By Adrianna Bradley
This New Year’s Eve, many Americans and South Carolinians will continue the long tradition of lighting up the sky with fireworks at midnight. While the displays are visually compelling, DHEC is urging everyone to put safety first if they are participating in any firework activities.
“Thousands of people are treated in emergency departments for injuries sustained from fireworks,” said Neal Martin, program coordinator of DHEC’s Division of Injury, and Violence Prevention. “You cannot take safety for granted when it comes to fireworks.”
Fireworks can be harmful
Fireworks-related injuries can be serious but are preventable. They range from minor and major burns to fractures and amputations. In South Carolina, the most common fireworks-related injuries are burns and open wounds to the hands, legs, head, and eyes.
“Fireworks are exciting to see this time of year, but they are dangerous when misused not only for the operator but also for bystanders and nearby structures,” said Bengie Leverett, Public Fire Education Officer at the Columbia Fire Department. “Everyone is urged to use extreme precaution when using the devices.”
Put safety first
The best way to prevent fireworks injuries is to leave fireworks displays to trained professionals. However, if you still want to light up fireworks at home, DHEC and the Columbia Fire Department want you to keep these safety tips in mind:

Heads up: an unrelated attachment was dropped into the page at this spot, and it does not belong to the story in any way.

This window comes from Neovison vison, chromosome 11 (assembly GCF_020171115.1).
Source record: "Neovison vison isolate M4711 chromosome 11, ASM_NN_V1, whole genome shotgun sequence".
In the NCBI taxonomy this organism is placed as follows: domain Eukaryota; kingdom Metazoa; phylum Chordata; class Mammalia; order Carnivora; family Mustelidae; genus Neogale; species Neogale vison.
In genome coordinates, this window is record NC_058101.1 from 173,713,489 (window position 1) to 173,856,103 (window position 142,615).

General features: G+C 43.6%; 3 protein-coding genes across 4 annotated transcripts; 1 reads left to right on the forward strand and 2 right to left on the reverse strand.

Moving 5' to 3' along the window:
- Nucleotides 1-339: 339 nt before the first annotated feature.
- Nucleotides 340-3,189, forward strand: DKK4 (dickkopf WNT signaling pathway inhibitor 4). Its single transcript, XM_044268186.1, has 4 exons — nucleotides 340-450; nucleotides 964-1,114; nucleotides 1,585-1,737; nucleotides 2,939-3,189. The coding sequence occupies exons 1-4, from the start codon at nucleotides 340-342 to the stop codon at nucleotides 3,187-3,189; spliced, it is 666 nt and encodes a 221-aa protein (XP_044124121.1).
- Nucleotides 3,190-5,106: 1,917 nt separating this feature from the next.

- Observe local laws. If you’re unsure whether it is legal to use fireworks, check with local officials.
- Monitor local weather conditions. Dry weather can make it easier for fireworks to start a fire.
- Store fireworks in a cool, dry place.
- Always read and follow directions on each firework.
- Only use fireworks outdoors, away from homes, dry grass, and trees.
- Always have an adult present when shooting fireworks.
- Ensure everyone is out of range before lighting fireworks.
- Keep a bucket of water or a garden hose handy in case of fire or other mishap.
- Light fireworks one at a time, and keep a safe distance.
- After fireworks complete their burning, douse them with plenty of water from a bucket or hose before discarding it to prevent a trash fire.
- Point or throw fireworks at another person.
- Re-ignite malfunctioning fireworks.
- Experiment or attempt to make your own fireworks.
- Give fireworks to small children.
- Carry fireworks in your pocket.
Protect Your Pets
Aside from making sure your family and friends stay safe, it’s also important to protect our furry friends. Pets should be kept safely inside the house to avoid additional stress and the possibility of lost pets (who escape fencing to run from fireworks).
Dogs who are fearful of fireworks should be isolated in rooms that provide the most soundproofing from the loud noises of fireworks going off. You can also play the radio to further muffle the noises.
Make sure that your pets have proper, current, visible identification in case they escape during the fireworks.
Also, never take your pets to firework shows.
For more information on firework safety, visit www.scdhec.gov and search for keyword “fireworks.”